Unless you lived in a cave during 2020 (many of us did to help control the spread of COVID-19), then you must have noticed the exponential rise of Bitcoin. In January 2020, the virtual cryptocurrency’s price languished at $8,000, and a year later, the price of a single Bitcoin (BTC) reached a record high of approximately $33,500.
It’s only natural that you feel left out of that rush, if you’d invested $10K, you’d have made a 400% return. Even a fantastic return of 1% a day trading FX would leave you short of this phenomenal result.
Suppose you didn’t invest in BTC during 2020. In that case, you might have experienced emotions that have left you confused, regretful and angry (with yourself). Even if you’d bought BTC in October at $12,000, you’d have banked considerable profit.
We experience emotional pain as investors and traders, and trading mentors often call the feeling FOMO (the fear of missing out). This phenomenon occurs when you invest or trade securities because you fear that the market is moving and you’re getting left behind. You abandon all reason and research and become guided by your gut feelings. As BTC continued its stratospheric rise during 2020, there will have been times when traders thought there was no momentum left. But the virtual currency just kept on rising.
When BTC reached $33,500, you might have concluded the price was too high and must fall, but you remain fearful that you’re missing out so you become tempted to buy in, mainly because the internet is awash with predictions that the crypto coin could rise to $100,000. But as many of us have learned to our cost; “markets can stay irrational longer than you can stay solvent.”
Ironically and with perfect timing, BTC crashed during the London trading session on January 4, 2021. BTC slumped from a daily high of $32,500 to $28,200, a collapse of -13.23% inside three hours. There’s the reality of trading such a volatile asset where 5% of investors control the market because they own 95% of the coins.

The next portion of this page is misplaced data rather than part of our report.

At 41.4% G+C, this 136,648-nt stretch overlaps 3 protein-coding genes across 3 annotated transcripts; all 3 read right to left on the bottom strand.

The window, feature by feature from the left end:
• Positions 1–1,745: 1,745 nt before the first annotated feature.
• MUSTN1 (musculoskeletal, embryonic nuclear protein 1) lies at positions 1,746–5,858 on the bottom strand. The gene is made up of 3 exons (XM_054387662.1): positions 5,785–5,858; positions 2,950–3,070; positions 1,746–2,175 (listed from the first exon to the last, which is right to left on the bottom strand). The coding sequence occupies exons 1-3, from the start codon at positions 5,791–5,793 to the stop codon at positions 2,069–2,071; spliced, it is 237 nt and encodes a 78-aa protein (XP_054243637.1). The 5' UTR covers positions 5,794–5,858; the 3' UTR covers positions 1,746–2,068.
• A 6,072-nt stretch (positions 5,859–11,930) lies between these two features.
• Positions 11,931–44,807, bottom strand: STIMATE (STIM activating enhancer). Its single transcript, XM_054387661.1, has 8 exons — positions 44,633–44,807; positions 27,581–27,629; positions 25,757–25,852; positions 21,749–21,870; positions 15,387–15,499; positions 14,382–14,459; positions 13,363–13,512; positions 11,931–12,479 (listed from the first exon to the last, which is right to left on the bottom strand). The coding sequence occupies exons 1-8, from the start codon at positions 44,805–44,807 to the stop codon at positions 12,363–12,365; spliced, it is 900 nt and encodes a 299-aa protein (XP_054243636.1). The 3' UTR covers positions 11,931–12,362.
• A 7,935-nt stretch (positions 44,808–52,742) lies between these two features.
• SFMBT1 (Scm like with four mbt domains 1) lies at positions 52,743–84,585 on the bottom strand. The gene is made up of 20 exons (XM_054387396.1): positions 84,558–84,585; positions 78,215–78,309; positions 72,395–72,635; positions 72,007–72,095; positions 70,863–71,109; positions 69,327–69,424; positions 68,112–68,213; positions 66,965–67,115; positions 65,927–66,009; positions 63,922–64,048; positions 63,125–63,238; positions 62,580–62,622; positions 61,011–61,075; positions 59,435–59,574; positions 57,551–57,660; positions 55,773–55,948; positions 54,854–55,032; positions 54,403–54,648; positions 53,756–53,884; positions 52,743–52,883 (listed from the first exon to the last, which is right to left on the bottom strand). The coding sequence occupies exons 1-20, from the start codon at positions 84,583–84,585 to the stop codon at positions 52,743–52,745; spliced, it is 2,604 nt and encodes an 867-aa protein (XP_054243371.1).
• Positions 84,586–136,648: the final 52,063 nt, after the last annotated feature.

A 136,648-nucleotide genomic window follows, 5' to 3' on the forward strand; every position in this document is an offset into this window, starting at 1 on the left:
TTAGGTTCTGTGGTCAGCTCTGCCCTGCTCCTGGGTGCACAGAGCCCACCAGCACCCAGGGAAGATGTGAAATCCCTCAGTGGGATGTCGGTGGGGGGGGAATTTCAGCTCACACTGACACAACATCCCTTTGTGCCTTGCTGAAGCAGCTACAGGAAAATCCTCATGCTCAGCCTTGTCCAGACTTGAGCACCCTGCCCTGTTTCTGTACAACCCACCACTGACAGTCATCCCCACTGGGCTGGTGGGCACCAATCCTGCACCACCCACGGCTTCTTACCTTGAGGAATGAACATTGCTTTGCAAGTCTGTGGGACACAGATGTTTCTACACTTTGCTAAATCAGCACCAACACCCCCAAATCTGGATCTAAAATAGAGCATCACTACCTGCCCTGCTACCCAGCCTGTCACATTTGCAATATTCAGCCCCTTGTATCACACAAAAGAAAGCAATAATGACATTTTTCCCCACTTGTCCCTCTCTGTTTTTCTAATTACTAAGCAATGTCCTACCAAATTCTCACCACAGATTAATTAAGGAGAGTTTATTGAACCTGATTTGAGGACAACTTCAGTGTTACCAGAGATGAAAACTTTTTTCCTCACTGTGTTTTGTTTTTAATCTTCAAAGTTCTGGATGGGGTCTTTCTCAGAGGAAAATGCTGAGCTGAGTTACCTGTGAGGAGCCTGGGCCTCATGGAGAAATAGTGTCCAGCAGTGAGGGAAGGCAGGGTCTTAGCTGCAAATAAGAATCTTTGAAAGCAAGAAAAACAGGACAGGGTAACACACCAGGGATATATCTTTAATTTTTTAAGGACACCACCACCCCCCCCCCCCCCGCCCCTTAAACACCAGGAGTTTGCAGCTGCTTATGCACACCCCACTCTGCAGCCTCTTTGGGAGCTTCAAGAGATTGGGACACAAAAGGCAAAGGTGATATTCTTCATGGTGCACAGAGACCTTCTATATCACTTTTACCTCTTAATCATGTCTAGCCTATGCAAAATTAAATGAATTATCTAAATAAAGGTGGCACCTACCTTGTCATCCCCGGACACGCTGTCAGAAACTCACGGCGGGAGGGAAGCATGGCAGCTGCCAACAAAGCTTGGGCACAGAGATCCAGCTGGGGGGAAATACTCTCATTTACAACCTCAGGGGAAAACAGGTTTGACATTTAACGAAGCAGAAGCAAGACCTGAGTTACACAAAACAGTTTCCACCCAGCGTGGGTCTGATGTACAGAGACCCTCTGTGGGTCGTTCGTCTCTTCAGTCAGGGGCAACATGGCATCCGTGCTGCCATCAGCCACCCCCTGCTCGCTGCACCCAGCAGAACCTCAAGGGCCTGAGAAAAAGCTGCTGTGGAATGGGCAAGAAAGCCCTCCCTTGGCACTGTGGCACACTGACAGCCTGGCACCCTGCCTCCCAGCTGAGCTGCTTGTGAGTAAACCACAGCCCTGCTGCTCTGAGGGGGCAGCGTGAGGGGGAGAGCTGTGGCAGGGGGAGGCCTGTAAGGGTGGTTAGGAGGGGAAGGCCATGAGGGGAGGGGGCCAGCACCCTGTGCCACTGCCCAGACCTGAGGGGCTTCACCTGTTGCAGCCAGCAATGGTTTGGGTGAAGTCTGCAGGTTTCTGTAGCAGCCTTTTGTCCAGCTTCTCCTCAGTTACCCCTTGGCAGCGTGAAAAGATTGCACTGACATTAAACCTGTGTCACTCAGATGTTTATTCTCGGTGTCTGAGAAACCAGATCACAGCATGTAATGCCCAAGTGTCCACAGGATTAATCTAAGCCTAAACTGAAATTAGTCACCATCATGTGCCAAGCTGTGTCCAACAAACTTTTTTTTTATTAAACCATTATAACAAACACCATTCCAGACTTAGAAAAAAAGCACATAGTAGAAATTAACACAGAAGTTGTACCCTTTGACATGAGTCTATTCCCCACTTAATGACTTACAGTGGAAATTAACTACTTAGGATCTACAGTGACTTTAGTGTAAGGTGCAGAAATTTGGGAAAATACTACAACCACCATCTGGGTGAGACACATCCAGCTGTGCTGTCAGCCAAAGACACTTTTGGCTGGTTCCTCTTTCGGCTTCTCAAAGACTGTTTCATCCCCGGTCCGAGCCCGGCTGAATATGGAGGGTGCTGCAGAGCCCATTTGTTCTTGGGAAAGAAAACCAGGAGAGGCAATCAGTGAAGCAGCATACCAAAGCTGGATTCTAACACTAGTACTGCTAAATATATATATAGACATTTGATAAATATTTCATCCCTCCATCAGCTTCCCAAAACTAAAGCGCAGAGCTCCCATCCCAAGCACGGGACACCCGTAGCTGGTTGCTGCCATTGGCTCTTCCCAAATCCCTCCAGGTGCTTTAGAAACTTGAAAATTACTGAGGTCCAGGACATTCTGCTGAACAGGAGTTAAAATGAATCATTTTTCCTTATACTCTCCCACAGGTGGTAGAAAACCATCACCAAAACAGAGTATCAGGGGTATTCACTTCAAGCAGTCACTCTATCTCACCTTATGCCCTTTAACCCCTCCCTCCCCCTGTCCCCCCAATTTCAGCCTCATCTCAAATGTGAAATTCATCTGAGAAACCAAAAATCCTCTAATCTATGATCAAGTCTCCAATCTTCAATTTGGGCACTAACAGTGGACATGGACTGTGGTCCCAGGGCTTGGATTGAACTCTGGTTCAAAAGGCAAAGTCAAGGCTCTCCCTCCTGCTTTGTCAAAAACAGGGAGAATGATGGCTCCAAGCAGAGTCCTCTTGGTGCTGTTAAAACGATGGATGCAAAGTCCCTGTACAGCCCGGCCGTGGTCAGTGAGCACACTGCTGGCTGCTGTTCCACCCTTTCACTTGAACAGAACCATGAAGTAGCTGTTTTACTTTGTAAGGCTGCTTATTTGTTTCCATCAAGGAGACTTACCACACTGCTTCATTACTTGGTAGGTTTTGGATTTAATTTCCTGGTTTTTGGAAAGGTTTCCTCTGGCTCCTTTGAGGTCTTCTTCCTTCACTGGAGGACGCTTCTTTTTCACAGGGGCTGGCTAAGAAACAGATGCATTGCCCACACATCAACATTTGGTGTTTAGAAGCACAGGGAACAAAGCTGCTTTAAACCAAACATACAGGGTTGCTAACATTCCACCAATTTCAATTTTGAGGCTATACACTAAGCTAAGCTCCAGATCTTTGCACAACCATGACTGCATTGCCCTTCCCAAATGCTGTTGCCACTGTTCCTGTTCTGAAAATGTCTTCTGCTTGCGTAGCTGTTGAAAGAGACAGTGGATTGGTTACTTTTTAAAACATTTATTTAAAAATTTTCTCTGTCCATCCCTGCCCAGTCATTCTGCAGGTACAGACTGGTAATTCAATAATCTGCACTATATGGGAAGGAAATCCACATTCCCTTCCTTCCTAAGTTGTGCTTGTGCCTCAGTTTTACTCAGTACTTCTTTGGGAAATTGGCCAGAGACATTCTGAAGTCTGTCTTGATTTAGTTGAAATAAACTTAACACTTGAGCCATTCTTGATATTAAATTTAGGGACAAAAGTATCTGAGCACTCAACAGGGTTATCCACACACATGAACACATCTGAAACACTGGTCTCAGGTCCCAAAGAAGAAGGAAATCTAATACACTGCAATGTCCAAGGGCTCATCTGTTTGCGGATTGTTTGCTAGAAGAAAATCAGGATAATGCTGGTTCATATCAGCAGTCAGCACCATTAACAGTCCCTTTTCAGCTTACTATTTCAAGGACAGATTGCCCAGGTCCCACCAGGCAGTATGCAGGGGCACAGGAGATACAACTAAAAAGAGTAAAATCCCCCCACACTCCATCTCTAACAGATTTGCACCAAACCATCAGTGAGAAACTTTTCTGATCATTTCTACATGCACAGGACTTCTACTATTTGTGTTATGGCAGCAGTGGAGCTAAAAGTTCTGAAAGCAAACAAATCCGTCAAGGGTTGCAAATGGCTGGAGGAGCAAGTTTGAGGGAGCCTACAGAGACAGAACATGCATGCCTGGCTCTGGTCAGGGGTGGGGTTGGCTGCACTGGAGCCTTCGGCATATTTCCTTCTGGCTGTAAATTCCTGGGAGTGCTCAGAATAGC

If FX currency pairs crashed by such amounts or operated in such wide ranges each day, international commerce would grind to a halt. You’d get no leverage from your forex broker, and the margin you’d need to trade would prevent most traders from trading.
The bottom line is that none of us knows what markets will do today or tomorrow. We can only make our judgment based on sound analysis, including a recent performance history while ensuring our strategy and money-management are sound.
It’s not just BTC that left many traders feeling marginalised during 2020. Tesla’s price (up more than BTC in percentage terms in 2020) launched like the rockets Elon Musk puts into space, while the NASDAQ 100 rose by close on 60% from the March 2020 low to a record high. If only we’d have all seen this coming and bet the house on it?
How to control your greed and fear of missing out
Don’t kick yourself for missing out and don’t hide these negative and harmful emotions; recognise that price movement patterns will occur continually and examine why you experience negative emotions. Then concentrate single-mindedly on exercising your trading plan.
You’re not a cryptocurrency trader, and you don’t buy equities. Don’t lose sight of the fact that investors who’ve bid up BTC and Tesla’s price are buyers, not sellers. Unlike you, most investors have no skills or procedure in place to short stocks or FX currency pairs. Whereas, you can thrive in falling and rising markets.
Investors do OK by following the herd when markets rise but consider how they behaved when markets collapsed in March 2020 as pandemic fears gripped the markets. Did they hold and ride the storm out? Most likely they panicked, sold up and feared when to re-enter.
Then imagine how new investors buying BTC on the morning of January 4 felt as their investment collapsed by over 13% in three hours. They finally bought into the hype and immediately suffered significant losses and most likely margin calls.
Stick to your trading your plan, ignore the noise and chatter
You’re developing lifetime skills to buy and sell FX, commodities and equity indices. You’re learning how to build your trading method while underpinning all your decisions with sound research and analysis. You are light years ahead of buying into hype and mania and taking a punt based on hope. You need to develop your strategy after identifying which market and what securities you want to trade and stick to your plan. Ignore the noise of other markets, stick to what you’re good at, don’t kick yourself over hindsight trades you could have taken with the benefit of a time machine.
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